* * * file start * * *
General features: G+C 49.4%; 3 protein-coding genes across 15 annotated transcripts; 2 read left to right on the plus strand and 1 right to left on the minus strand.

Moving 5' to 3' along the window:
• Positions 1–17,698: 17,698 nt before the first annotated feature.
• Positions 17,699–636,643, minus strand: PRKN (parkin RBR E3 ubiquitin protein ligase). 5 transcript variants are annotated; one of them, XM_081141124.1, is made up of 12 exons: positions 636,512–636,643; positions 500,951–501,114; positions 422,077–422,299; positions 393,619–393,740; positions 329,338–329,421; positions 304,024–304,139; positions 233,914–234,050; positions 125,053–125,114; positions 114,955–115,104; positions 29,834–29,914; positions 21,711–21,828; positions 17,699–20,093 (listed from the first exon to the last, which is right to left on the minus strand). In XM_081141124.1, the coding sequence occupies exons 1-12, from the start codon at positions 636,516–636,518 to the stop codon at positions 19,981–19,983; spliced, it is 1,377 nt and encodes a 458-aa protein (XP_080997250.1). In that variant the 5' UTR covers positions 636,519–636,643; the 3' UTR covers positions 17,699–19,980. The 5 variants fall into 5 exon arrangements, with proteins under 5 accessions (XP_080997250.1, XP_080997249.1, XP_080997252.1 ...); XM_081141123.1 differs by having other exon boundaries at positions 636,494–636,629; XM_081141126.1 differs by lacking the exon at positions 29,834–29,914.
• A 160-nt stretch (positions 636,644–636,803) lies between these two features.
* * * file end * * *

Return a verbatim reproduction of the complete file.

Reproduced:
General features: G+C 49.4%; 3 protein-coding genes across 15 annotated transcripts; 2 read left to right on the plus strand and 1 right to left on the minus strand.

Moving 5' to 3' along the window:
• Positions 1–17,698: 17,698 nt before the first annotated feature.
• Positions 17,699–636,643, minus strand: PRKN (parkin RBR E3 ubiquitin protein ligase). 5 transcript variants are annotated; one of them, XM_081141124.1, is made up of 12 exons: positions 636,512–636,643; positions 500,951–501,114; positions 422,077–422,299; positions 393,619–393,740; positions 329,338–329,421; positions 304,024–304,139; positions 233,914–234,050; positions 125,053–125,114; positions 114,955–115,104; positions 29,834–29,914; positions 21,711–21,828; positions 17,699–20,093 (listed from the first exon to the last, which is right to left on the minus strand). In XM_081141124.1, the coding sequence occupies exons 1-12, from the start codon at positions 636,516–636,518 to the stop codon at positions 19,981–19,983; spliced, it is 1,377 nt and encodes a 458-aa protein (XP_080997250.1). In that variant the 5' UTR covers positions 636,519–636,643; the 3' UTR covers positions 17,699–19,980. The 5 variants fall into 5 exon arrangements, with proteins under 5 accessions (XP_080997250.1, XP_080997249.1, XP_080997252.1 ...); XM_081141123.1 differs by having other exon boundaries at positions 636,494–636,629; XM_081141126.1 differs by lacking the exon at positions 29,834–29,914.
• A 160-nt stretch (positions 636,644–636,803) lies between these two features.